When it comes to cybersecurity, however, an escrow account can still be vulnerable to fraud. According to the American Land Title Association, attacks against title companies are increasing. A 2022 ALTA survey showed 46% of respondents reported employees received at least one email a month attempting to change wire or payoff instructions during the closing process.
If you use an escrow account, you have to be diligent about choosing the company that manages it, Wrightsell said. “It’s important for a contractor to understand the title company’s process for delivering payment, what the turnaround is, what paperwork is required in order to expedite the processing of the payment.”
Wrightsell said to look for an escrow manager that has a “three-approval process.” The escrow manager should get all the information from the fund recipient in writing—where the money is to be sent, information about the recipient’s bank and a contact phone number where the escrow manager can contact them after receiving their information. “The title insurance agency should call to verify all the information,” Wrightsell said. “After the title company processes that information, they should make sure everything is accurate before sending it to their accounting department.”
Once the wire transfer is sent, the escrow manager should confirm with the contractor or the general contractor that they actually have the funds in their account.
Wrightsell said that from the moment the title agency orders a transfer, it takes about a half hour until delivery of funds, since the transaction must go through the Federal Reserve. “That is the key time where, if there is a problem, we’re going to know right away that their money isn’t out on the dark web somewhere,” Wrightsell said.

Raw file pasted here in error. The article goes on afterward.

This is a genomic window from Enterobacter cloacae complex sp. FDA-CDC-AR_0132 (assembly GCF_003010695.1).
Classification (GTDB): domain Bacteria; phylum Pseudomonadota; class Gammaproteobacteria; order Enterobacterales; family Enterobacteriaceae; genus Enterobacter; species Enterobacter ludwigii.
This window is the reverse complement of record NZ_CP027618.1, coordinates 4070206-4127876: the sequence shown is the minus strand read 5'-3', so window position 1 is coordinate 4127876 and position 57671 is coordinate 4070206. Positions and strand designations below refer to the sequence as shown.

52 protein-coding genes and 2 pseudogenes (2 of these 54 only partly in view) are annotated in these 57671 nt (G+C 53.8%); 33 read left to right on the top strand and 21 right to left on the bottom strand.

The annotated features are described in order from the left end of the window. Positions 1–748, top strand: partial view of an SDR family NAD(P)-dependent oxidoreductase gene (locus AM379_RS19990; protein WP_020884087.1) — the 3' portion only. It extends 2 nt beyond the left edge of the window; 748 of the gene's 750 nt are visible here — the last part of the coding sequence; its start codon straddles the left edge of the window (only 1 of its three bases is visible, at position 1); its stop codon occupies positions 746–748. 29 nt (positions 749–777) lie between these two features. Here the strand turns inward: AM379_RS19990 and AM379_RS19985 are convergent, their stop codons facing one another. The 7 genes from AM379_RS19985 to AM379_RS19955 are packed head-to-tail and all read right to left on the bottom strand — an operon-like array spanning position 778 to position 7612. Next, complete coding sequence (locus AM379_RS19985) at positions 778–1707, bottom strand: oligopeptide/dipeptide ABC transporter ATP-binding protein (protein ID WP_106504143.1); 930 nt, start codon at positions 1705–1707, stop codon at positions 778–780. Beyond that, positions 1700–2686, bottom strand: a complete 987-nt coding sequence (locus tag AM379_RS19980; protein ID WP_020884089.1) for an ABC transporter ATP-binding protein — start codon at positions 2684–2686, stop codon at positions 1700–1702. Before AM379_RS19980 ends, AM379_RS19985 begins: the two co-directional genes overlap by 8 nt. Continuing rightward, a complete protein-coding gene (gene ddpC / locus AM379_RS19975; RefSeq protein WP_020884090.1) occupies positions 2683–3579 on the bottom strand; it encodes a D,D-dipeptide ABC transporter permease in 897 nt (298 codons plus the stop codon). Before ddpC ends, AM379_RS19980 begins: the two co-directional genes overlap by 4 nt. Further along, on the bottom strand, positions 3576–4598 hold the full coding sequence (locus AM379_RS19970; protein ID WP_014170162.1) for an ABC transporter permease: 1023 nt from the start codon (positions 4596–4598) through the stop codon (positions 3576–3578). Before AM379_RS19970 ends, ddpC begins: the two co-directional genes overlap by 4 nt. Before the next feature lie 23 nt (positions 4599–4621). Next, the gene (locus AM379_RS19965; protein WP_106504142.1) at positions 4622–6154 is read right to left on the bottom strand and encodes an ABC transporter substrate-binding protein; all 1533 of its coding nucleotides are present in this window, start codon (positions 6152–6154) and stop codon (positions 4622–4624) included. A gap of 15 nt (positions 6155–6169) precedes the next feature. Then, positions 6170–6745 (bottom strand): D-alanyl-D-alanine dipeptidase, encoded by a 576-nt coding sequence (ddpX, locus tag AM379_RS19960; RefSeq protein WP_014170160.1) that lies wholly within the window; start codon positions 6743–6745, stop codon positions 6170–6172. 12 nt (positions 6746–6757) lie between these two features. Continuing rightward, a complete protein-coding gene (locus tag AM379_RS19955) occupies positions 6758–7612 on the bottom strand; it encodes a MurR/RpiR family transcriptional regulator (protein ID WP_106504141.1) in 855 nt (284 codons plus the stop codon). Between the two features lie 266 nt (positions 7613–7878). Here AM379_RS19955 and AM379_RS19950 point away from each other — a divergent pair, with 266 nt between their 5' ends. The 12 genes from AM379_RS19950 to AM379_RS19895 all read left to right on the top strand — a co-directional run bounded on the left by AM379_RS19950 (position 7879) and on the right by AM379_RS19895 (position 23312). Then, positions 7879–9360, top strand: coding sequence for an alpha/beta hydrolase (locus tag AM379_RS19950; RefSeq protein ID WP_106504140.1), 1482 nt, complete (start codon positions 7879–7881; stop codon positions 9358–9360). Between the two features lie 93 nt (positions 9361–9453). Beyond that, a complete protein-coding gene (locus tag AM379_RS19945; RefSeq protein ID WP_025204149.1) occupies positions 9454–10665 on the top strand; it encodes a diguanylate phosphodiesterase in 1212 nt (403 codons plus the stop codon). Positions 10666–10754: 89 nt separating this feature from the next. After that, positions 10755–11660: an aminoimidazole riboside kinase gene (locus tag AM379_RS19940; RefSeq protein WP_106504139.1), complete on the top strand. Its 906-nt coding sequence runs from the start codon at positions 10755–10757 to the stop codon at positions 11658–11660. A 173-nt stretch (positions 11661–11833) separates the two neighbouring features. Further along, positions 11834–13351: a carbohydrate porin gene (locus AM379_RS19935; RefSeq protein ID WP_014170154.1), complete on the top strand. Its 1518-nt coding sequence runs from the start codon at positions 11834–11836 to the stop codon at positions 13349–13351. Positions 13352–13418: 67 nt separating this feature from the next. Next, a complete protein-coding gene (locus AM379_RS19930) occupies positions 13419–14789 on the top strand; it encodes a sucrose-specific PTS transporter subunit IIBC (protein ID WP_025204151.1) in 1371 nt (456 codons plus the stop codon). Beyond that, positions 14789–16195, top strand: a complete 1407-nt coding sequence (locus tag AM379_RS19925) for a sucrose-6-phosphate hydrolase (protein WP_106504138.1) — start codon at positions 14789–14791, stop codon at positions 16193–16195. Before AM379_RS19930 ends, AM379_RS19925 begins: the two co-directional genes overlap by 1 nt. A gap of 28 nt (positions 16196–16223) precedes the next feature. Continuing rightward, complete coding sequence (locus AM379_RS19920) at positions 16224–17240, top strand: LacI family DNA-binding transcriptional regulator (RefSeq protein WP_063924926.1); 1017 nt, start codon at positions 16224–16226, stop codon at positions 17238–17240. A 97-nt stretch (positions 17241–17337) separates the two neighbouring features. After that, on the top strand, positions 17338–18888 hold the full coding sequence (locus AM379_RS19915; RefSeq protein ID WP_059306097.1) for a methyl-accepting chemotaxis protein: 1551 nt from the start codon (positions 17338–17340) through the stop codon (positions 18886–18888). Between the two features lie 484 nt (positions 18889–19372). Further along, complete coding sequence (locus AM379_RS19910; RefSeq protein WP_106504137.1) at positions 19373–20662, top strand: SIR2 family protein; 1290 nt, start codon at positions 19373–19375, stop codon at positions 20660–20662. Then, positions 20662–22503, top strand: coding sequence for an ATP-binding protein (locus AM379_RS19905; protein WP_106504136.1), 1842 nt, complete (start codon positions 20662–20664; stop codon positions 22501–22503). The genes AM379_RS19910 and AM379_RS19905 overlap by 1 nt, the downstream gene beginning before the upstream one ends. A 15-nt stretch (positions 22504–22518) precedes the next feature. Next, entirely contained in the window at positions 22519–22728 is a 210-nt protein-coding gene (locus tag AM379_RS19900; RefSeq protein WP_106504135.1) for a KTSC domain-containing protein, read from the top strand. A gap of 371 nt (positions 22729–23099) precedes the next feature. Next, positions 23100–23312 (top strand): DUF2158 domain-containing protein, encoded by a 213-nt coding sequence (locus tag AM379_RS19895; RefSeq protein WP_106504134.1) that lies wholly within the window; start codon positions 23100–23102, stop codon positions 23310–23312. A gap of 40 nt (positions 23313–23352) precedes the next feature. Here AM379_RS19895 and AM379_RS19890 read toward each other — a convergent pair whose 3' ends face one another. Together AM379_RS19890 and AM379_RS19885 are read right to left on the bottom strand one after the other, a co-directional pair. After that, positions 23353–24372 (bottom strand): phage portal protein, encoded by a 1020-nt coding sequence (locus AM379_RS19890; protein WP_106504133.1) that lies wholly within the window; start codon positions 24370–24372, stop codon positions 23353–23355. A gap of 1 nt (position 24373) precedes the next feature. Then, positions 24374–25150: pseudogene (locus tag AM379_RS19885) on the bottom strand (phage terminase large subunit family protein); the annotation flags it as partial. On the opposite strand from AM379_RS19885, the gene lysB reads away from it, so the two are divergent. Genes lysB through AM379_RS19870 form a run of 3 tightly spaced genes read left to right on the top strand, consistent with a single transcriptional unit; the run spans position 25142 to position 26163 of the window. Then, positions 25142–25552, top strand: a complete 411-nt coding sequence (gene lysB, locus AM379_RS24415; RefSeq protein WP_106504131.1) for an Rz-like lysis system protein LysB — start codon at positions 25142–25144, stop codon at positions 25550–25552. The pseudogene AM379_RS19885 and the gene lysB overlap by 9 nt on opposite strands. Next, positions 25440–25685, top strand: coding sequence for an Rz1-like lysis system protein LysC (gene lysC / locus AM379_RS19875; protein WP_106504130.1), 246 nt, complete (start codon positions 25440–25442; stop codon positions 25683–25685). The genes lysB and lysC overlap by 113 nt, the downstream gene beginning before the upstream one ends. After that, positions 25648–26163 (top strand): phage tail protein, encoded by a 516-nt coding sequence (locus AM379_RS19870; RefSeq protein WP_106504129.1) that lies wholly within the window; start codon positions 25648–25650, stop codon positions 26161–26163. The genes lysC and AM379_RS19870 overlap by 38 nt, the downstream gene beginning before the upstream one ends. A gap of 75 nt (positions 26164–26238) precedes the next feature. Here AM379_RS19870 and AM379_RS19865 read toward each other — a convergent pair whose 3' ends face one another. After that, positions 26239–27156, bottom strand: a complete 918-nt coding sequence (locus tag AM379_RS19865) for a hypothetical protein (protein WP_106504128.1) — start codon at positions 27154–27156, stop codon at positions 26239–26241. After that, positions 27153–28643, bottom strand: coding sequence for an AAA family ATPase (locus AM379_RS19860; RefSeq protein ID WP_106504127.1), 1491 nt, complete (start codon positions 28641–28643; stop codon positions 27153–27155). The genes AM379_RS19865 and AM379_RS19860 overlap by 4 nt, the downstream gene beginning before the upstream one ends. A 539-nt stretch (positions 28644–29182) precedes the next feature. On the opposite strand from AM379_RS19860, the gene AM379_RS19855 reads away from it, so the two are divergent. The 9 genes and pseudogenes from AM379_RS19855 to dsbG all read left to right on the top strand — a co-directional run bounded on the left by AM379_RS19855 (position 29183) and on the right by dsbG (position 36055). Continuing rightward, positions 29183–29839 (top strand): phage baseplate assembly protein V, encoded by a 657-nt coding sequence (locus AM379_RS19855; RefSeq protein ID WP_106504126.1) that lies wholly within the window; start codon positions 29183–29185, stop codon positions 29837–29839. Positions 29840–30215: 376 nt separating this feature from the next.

Capture the red flags
Anyone with an email address faces the possibility of malicious online activity. Construction companies as well as their escrow managers should follow digital safety protocols and look for red flags, especially when dealing with account or payment information, Wrightsell said.
Scrutinize email sender and domain names and where an email is coming from. For example, on quick glance you might not catch two “v”s used as a “w” in the name “Brewer” — “Brevver.”
Train employees to spot phishing emails and report concerns immediately.
Double check any ABA routing numbers and account numbers.
Be vigilant for a sudden change. For example, Wrightsell said, “If we make a wire transfer for 10 draw requests to a particular account and we then get an email saying something like, ‘I’m out of the office and want funds to go to a different destination,’ we dig in our heels and confirm all information before we proceed.”
Verify all payment changes and transactions in person or via a known, established phone number. “Do not call any phone numbers listed in an email. Also, do not use a Google search for a company’s phone number as it can lead to a fraudulent, lookalike website,” Wrightsell said.
Watch out for cyber actors impersonating construction companies. These cyber actors register domains that closely resemble the legitimate construction company’s domain such as adding “Inc.” or “Group” or an acronym for the full company name. These spoofed domains are used to create email accounts from which the actors send fraudulent emails. “Owners opting not to use construction escrow services will receive these email requests for updated bank account information and could unknowingly send payment to the fraudster,” Wrightsell said.
Keep close tabs on the construction escrow account. Be aware if new subcontractors are hired midstream that are replacing existing subcontractors. The construction escrow manager needs to be aware of these changes to make sure the new subcontractors are paid instead of former subs.
Be detail oriented. Make sure the amount requested matches the work completed. “Double-check that no mechanic’s liens are on record against the real estate and that sufficient funds are in the escrow account,” Wrightsell said.
Cybercrime is big business for criminals, and it’s not going away. But with proper protocols, procedures and vigilance it may be possible to reduce the number of negative outcomes.